Technology in agriculture that requires an internet connection is only becoming more prevalent, and progress to expand broadband access was viewed Tuesday by Congressman Bob Latta, R-Bowling Green, and Federal Communications Commission (FCC) Commissioner Brendan Carr.
Latta authored the Precision Agriculture Connectivity Act, which was signed into law with the Farm Bill. The act is intended to expand access to rural broadband so more farmers can use precision agriculture technology such as self-driving machinery, drones and satellite imagery. The bill begins the process of identifying and recommending policies to help the agricultural community by expanding access to rural broadband.
“You want to make sure you’re getting your money’s worth off the land,” Latta said, adding trends are showing the increased usage of broadband internet on farms can help profitability as it increases efficiency. “Your production costs are going to go down and your revenues are going up.
“But if we don’t have the broadband out here, it’s not going to work, so that’s why it’s so important,” he continued. “It’s great to have the commissioner out here because, under my legislation, it’s having the FCC and the Department of Agriculture working in tandem to get where we need to be.”
Latta and Carr stopped at New Vision Farms in Napoleon to view the technology that’s in use at the farm.
Mark Hoorman of New Vision Farms explained the need for internet connectivity for farms continues to grow.
“As technology evolves from other areas of the industry, whether it be our equipment that we buy or updates to the equipment we have, it’s going to be very important to make sure we have it,” Hoorman said. “They’re not making equipment less technical. Every piece of equipment that a farm purchases now has some level of connection to the internet and sometimes more than one.”
Nick Rettig of New Vision Farms added there are monitors on all of the grain bins which can send alerts to smartphones if certain levels are reached and adjustments can be made if needed.
“It allows us to more efficiently manage our farming operation,” he added.
Hoorman said the connection can be used to transmit data about the task the equipment is doing or about the machine itself and receiving data — directions — about tasks that need to be completed. GPS satellite connections are also common features on the equipment.
“The broadband will be used in the future to assist in the GPS-guided steering,” Hoorman added.
Latta noted it’s been a few years since he last visited New Vision Farms and the changes due to technology are visible.
“Technology keeps changing and how they can monitor and utilize their time, utilize the equipment to make sure they have a very good product that goes to market,” Latta said.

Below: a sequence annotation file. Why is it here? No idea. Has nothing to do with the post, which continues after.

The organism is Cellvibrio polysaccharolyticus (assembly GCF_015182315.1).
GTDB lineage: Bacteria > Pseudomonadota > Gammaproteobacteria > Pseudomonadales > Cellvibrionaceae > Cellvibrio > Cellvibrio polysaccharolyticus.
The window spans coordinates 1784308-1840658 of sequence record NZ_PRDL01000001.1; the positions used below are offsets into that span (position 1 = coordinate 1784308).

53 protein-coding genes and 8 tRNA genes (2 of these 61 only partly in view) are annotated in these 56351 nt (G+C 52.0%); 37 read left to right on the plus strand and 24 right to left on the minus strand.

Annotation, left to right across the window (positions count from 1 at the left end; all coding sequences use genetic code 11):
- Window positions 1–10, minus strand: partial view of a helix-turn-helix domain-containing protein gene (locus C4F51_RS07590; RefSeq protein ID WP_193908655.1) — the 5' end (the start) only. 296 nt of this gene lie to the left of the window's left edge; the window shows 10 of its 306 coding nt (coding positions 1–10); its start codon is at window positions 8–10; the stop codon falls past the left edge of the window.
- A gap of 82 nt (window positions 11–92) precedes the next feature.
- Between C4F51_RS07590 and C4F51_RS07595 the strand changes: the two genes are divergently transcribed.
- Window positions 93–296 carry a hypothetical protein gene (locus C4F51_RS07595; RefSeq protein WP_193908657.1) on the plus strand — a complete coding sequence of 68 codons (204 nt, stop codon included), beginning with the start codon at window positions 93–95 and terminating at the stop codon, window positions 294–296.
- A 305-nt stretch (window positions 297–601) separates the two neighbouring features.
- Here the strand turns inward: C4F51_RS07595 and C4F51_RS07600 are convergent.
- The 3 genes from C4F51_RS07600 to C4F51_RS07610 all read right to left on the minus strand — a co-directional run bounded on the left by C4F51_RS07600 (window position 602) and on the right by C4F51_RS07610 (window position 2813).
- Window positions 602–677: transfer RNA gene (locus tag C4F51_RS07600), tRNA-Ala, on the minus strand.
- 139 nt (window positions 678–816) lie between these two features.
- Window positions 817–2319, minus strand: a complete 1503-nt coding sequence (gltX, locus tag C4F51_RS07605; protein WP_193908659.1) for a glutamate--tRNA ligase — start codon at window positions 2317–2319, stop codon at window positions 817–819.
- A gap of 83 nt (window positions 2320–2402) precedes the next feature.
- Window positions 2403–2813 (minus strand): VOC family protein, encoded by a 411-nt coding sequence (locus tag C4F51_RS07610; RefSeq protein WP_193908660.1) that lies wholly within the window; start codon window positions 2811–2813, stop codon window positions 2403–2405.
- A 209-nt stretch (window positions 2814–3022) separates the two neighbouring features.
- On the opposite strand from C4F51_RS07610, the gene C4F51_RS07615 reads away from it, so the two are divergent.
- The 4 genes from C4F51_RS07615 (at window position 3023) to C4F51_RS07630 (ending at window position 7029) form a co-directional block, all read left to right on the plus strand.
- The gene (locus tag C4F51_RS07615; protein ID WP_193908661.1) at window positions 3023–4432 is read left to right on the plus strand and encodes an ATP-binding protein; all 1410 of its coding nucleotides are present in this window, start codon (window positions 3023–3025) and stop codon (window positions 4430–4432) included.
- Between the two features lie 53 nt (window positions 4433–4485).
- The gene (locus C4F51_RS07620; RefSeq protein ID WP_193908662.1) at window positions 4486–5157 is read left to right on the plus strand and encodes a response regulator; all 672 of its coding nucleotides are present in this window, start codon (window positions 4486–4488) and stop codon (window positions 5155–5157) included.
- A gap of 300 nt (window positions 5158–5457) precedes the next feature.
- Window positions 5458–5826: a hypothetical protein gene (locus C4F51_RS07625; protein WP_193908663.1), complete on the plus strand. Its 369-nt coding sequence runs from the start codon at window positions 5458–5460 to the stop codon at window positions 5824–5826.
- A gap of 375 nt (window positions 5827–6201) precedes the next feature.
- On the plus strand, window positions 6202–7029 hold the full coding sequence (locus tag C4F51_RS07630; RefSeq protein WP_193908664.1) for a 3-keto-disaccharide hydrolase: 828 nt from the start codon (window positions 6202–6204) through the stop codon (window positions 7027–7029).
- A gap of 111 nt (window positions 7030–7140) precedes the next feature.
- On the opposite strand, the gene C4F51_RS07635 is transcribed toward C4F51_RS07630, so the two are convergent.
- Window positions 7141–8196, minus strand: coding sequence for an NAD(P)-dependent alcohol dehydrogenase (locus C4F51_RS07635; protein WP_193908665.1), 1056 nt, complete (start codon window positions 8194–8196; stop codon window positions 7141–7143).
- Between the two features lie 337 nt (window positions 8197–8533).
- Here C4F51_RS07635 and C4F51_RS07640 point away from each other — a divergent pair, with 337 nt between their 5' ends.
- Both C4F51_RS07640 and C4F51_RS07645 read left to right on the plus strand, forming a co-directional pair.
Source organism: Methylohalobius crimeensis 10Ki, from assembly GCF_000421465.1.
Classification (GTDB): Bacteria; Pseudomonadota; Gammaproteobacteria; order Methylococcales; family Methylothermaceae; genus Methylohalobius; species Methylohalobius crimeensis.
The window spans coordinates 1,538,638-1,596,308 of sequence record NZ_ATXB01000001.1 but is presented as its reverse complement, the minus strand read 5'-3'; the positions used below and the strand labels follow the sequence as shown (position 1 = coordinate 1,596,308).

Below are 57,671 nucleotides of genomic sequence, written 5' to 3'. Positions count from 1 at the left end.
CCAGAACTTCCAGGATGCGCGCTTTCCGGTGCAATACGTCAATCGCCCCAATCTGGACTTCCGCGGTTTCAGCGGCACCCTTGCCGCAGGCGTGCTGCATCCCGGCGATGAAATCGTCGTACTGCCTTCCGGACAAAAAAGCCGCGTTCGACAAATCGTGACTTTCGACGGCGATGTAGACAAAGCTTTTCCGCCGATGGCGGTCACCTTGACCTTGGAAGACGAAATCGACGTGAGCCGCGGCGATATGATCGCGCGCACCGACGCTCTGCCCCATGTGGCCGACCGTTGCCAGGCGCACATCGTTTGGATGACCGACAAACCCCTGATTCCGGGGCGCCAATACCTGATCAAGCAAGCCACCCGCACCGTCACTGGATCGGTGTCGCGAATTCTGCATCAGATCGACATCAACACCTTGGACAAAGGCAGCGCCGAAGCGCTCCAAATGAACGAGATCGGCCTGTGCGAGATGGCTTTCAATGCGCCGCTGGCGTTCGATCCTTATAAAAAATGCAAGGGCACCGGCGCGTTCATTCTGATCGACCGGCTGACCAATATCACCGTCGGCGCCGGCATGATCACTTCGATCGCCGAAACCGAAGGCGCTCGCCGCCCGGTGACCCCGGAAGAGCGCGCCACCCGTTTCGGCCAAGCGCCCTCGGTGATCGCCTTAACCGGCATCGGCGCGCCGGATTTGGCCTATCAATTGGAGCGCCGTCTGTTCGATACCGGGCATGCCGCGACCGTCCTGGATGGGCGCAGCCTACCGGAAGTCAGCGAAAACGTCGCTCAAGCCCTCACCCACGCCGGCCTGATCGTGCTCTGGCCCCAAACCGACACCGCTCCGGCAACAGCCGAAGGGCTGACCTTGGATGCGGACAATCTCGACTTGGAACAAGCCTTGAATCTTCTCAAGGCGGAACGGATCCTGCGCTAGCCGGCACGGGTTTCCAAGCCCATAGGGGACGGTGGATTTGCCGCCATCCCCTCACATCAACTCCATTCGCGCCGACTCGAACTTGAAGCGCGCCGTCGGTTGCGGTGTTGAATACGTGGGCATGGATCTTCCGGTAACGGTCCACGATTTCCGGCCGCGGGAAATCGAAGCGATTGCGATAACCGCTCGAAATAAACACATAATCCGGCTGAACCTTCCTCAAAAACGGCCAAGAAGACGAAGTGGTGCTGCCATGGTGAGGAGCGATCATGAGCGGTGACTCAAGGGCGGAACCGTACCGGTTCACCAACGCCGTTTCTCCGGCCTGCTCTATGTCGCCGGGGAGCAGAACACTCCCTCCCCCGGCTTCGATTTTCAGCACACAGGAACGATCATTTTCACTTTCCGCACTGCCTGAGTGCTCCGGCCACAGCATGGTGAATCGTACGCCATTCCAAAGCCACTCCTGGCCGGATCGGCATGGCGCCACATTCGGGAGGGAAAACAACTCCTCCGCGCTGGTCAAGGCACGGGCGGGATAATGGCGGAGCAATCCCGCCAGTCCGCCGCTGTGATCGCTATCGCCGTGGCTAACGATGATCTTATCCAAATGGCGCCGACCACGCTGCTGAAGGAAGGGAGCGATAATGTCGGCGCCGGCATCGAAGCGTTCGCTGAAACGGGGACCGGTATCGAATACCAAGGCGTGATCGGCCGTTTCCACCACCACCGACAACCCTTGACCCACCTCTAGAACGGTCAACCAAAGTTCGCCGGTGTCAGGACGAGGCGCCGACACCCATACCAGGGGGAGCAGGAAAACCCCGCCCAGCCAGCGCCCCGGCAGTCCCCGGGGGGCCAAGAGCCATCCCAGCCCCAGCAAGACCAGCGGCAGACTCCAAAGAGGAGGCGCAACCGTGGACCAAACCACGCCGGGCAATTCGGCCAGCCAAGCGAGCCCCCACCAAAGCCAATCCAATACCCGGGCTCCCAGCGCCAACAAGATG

On Tuesday, Latta and Carr also stopped in Lucas County to discuss telehealth at ProMedica, wireless internet service provider Amplex Internet in Wood County and Luckey farmers who utilize its service and Wood County Sheriff’s Office.
Carr, who is one of five FCC commissioners, said it’s important to visit areas to see what the needs are as they work toward increasing broadband access, including farms.
“For us, to get out and to be able to see firsthand just the tremendous amount of data that’s being collected,” Carr said. “You can see the productivity, the efficiency that can come to agriculture when you get broadband deployed.”
Carr said infrastructure is a large piece as they work toward increasing broadband access.
“When you think about broadband, it really is an infrastructure project. How do we make it easier to deploy broadband infrastructure? To some extent, that’s streamlining the permitting and other regulations that apply,” Carr said. “We’ve made some great strides in that the past couple of years.”
Carr said more spectrum is needed and they are working to continue to free up the radio waves needed for more broadband.
“We’re pushing more spectrum out now than ever before,” he added. “The steps we’re taking are starting to pay off. The internet speeds across the country are up 40 percent, the digital divide — the percentage of Americans who don’t have broadband — is narrowing.
“There’s still a lot more to go, but we have the right plan in place, so now it’s just keeping the hammer down and getting some more progress,” he continued.
Henry County Commissioner Glenn Miller said he’s aware there’s areas in the county that don’t have access to broadband internet services.
“Agriculture is really relying on this,” Miller said. “It’s become a necessity — not a luxury — to be able to conduct business. Like here (at New Vision Farms), their markets are affected by what’s going on in the world, so being able to have access to the data and access they need is critical.”